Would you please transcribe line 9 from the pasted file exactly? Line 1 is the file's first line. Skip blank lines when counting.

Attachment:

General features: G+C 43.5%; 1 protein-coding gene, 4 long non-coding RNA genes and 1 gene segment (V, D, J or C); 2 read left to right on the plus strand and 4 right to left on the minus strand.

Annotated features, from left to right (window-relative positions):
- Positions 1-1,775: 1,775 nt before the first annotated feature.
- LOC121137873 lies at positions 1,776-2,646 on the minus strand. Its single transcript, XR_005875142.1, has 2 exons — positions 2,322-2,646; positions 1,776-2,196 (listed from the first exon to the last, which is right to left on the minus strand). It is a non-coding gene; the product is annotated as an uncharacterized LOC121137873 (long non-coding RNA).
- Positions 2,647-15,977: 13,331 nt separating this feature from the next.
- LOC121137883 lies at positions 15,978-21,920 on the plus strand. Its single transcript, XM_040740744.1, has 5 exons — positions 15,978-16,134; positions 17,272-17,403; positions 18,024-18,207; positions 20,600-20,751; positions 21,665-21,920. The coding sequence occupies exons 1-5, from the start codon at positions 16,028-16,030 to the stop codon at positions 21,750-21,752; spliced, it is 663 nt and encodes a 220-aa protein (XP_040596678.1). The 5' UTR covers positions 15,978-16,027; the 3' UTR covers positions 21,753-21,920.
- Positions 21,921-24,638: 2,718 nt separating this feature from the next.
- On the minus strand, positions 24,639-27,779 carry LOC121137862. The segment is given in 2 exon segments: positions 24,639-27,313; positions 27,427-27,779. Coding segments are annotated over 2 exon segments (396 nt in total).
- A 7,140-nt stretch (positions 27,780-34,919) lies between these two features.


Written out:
- A 7,140-nt stretch (positions 27,780-34,919) lies between these two features.